Writing in the margins: The story behind Kingston’s Prison for Women magazine (TVO)

TVO: Writing in the margins: The story behind Kingston’s Prison for Women magazine. “When inmates at Kingston Penitentiary decided in 1950 to start the KP Telescope, their very own newspaper, they already had a printing press and resources to start producing it. But when inmates across the street at the Prison for Women created their own publication, called Tightwire, in 1970, it was a different story…. For the past 10 years, Melissa Munn, a professor at Okanagan College, in British Columbia, has been building a digital collection of penal-press issues at Penal Press — A History of Prison Within. It now features more than 1,500 PDF copies of issues from institutions across North America, including 31 issues of Tightwire.”

Saltwire: New Innu language app is another tool in maintaining Indigenous langauge

Saltwire: New Innu language app is another tool in maintaining Indigenous langauge. “A very important part of any culture is language. For many First Nations in Canada maintaining their languages has been difficult, and the Innu are no exception. A new tool recently released, an Innu-aimun conversation app, is part of an effort by the Innu groups of Labrador and Quebec, in conjunction with researchers from Memorial University and Carleton University, to help keep the language alive.”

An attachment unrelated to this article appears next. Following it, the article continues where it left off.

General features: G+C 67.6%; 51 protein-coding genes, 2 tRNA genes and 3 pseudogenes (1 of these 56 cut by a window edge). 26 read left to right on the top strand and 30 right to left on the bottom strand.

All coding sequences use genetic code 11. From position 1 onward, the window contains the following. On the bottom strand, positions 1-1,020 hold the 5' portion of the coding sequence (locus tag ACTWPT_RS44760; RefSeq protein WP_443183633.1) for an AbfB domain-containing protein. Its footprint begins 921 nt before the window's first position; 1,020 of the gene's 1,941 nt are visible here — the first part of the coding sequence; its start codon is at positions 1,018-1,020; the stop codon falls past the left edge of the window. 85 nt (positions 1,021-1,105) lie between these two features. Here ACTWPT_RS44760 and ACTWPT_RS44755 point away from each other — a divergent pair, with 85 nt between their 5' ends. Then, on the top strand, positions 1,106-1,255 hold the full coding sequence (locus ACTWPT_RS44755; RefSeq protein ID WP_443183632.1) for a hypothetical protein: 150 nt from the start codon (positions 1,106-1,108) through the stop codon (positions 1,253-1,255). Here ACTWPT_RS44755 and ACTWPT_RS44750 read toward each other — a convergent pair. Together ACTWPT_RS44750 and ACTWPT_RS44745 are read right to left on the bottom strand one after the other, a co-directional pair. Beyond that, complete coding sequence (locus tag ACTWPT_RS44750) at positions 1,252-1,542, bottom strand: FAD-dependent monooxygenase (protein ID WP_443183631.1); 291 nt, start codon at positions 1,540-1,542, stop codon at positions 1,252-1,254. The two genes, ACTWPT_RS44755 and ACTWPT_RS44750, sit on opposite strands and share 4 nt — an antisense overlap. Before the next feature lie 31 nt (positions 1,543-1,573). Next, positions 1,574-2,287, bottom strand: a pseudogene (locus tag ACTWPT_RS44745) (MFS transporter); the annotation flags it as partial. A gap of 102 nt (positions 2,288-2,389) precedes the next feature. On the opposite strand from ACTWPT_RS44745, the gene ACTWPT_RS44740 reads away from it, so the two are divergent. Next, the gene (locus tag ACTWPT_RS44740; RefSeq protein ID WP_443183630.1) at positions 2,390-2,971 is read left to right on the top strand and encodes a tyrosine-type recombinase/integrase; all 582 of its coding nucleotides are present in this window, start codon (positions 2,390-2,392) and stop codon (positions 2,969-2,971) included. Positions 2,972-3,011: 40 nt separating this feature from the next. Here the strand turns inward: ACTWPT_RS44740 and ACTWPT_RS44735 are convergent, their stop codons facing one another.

Borgen Magazine: The Reclaiming of Indigenous Education in Canada

Borgen Magazine: The Reclaiming of Indigenous Education in Canada. “The First Nations, Inuit and Métis communities comprise the Indigenous peoples of what many call present-day Canada. These communities have faced centuries of Western colonialism, which wielded education as a one of its main weapons of domination. This pattern persisted into living memory and continues to negatively impact individuals and their greater communities. Today, reclaiming Indigenous education in Canada is seen as a pivotal step in preserving and recovering what was lost in decades past.”

CBC: Anishinabek Nation’s new interactive online resource teaches students about treaties, rights

CBC: Anishinabek Nation’s new interactive online resource teaches students about treaties, rights. “The Anishnabek Nation in northern Ontario has launched a new online program to help students learn more about First Nations history, treaties and aboriginal rights. The interactive program, which includes videos from elders, is a resource for educators to reach both Indigenous and non-Indigenous students.”

The Globe and Mail: How families are building a digital archive to commemorate the Air India bombing

The Globe and Mail: How families are building a digital archive to commemorate the Air India bombing. “Air India Flight 182 was flying from Toronto to London, England. A bomb caused it to crash into the Atlantic Ocean while in Irish airspace. All 329 people on board were killed, including 280 citizens or permanent residents of Canada. The disaster was followed by long trials (which ended in acquittal), a public inquiry and an apology from the Canadian government. However, to Dr. [Chandrima] Chakraborty and many others, including victims’ families, this event was never truly perceived as a Canadian tragedy.”

Ricochet: Catholic Church residential school records belong to survivors and their families